Cannabis in the vegetative stage (when it is growing at a rapid pace) needs at least 13 hours of light per day. In fact, indoor growers commonly use an 18/6 light to dark ratio to encourage faster growth. (Note that most indoor growers vegetate their plants 4 – 8 weeks.)
Covering and uncovering your greenhouse on a set schedule, day in and day out can be extremely time and labor intensive. Pulling tarps is a lot of work, but using the right tools and products makes all the difference. To improve your harvest, you need to provide ample, reliable darkness for your cannabis, a good light deprivation cover and a tarp puller system will help you maintain your light deprivation schedule.
The Vegetative Stage of Cannabis
Cannabis growers know darkness is as important as light. You may not think of the principles of yin (dark) and yang (light) when planning your light deprivation schedule, but savvy growers understand the dual needs of cannabis. And whether your greenhouse sits in the Pacific Northwest under long summer days or in the hotter climes of the Central Valley, it’s essential to balance darkness and light for a maximum bud harvest.
Cannabis is a photoperiodic plant that responds to seasonal changes in light. That means when the days grow shorter, the plant’s life cycle is nearing its end, and flowering occurs for reproduction. In nature, male cannabis sacs release pollen to pollinate female plants in blossom. The result is seeds, which allow the plant to produce the next generation.
Americover’s BOLD® Black Out Light Deprivation Tarp is the top-selling greenhouse cover of its kind nationwide, consisting of two sheets of high strength virgin polyethylene film laminated together with a third layer of molten polyethylene. The cover is scrim reinforced for superior tear resistance. Plus, the cover can be easily set or lifted with the BOLD EZarm Tarp Puller. The BOLD EZarm allows one person to easily cover and uncover a greenhouse without additional help, making the daily chore of light deprivation so much easier.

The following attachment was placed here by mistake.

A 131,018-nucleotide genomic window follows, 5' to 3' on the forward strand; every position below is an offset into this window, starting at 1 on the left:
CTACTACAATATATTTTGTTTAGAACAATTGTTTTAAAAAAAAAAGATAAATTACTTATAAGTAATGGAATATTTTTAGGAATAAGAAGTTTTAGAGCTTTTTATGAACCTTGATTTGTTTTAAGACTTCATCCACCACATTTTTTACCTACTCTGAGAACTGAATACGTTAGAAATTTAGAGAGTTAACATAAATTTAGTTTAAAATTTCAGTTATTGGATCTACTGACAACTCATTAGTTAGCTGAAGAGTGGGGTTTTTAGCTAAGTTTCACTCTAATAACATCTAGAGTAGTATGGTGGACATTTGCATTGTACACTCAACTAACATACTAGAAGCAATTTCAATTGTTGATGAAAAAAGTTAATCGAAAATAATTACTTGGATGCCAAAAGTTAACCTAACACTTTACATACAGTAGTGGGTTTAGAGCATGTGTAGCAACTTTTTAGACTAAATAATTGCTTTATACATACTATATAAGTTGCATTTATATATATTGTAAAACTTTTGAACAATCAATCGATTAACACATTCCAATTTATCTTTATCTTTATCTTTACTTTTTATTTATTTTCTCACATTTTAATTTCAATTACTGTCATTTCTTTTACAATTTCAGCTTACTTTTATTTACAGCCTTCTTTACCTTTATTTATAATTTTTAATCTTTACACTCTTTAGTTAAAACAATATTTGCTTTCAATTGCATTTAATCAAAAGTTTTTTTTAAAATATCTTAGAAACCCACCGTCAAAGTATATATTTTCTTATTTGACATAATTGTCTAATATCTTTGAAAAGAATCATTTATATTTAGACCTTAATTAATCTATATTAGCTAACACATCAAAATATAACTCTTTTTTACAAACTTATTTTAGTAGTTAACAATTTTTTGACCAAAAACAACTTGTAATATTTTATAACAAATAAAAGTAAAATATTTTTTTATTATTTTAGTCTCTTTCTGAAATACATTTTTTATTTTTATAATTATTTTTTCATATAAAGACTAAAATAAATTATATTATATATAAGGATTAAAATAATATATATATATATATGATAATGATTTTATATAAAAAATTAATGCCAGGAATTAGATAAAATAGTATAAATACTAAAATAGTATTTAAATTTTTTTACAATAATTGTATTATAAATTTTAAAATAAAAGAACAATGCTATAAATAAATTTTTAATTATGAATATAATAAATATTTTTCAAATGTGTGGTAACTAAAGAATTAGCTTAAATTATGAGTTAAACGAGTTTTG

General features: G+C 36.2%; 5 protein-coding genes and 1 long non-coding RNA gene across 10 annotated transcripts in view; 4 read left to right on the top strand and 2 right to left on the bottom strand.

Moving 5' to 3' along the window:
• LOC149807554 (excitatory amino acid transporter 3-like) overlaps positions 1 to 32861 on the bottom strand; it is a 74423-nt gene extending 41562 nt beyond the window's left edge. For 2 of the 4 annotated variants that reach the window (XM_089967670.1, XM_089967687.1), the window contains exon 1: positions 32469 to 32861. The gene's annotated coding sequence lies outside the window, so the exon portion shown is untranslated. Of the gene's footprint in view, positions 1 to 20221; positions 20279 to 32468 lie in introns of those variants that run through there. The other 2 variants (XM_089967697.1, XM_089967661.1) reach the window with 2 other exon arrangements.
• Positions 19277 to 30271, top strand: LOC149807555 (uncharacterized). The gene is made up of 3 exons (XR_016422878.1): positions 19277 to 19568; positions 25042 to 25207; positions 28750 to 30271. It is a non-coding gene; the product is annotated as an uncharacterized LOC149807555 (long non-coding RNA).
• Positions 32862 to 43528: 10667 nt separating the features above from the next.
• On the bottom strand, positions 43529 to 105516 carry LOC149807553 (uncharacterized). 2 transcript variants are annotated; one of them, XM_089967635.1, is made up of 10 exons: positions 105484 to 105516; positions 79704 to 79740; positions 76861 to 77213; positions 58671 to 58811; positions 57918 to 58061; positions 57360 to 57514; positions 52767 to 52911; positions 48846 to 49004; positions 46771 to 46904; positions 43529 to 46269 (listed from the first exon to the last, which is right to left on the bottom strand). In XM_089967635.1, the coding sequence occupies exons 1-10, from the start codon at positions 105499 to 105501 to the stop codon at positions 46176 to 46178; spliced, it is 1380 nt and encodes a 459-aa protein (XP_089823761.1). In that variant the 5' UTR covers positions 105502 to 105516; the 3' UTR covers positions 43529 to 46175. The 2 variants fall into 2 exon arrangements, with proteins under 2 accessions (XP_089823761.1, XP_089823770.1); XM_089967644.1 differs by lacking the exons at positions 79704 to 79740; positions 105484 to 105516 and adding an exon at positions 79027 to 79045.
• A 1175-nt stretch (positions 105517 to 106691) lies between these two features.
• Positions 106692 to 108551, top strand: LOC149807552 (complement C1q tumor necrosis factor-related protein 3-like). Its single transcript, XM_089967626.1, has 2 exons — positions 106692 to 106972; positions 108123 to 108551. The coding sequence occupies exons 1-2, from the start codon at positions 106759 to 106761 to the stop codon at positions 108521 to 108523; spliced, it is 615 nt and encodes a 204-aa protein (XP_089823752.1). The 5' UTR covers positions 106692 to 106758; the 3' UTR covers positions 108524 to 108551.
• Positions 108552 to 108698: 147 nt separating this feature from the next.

In many ways, covered patios are another take on the sunroom and conservatory concept, providing a scaled down alternative to these more advanced and expensive structures. While they are less elaborate, they can be just as functional for growing cannabis. A translucent roof allows for light penetration from above, as well as limited sunlight exposure from the front and sides of the patio.
While nothing beats the full-spectrum lighting of the sun, today’s artificial grow lights are becoming more able to mimic the sun’s spectrum of light. For growers who don’t want to compromise on light quality can grow weed in a greenhouse or other outdoor environment featuring some level of protection from harsh environmental conditions.
If space limitations make owning a greenhouse impossible, there are other options available to those who want to grow cannabis indoors without lights. Like greenhouses, these alternative methods must harness natural light from the sun.
Patios with Translucent Roofs For Growing Pot
The debate between outdoor versus indoor-grown weed has been raging on for decades without a clear winner. Each growing method has its pros and cons for beginners and experienced growers. In today’s cannabis market, however, you don’t have to choose between the two as a consumer. Plenty of indoor and outdoor cannabis producers are meeting the demand.
Because light is absolutely necessary for cannabis plants to grow, most home growers invest in expensive lighting systems to simulate the light spectrum of natural light. This usually is accomplished through utilizing high-pressure sodium (HPS), metal halide (MH), or light-emitting diode (LED) lights.
Growers should note that growing weed in attics and skylights can become labor-intensive. Watering plants can quickly become tiresome when carrying buckets of water up and down a flight of stairs, especially without spilling any water. Some growers opt to have a sink and drain installed, but this can be too expensive for some budget growers.
Avoiding Detection When Growing Marijuana
Growers can also consider choosing auto-flowering strains to grow on a window sill or bay window. Auto-flowering plants automatically bloom after a vegetative period of between two to four weeks. Auto-flowering plants don’t need a changing light cycle like most strains.
While curtains or plastic film can keep a grow out of visibility, they can also reduce the amount of light reaching the plant. Growers may require a supplementary artificial light to provide the plant with enough light if they intend to hide the plant.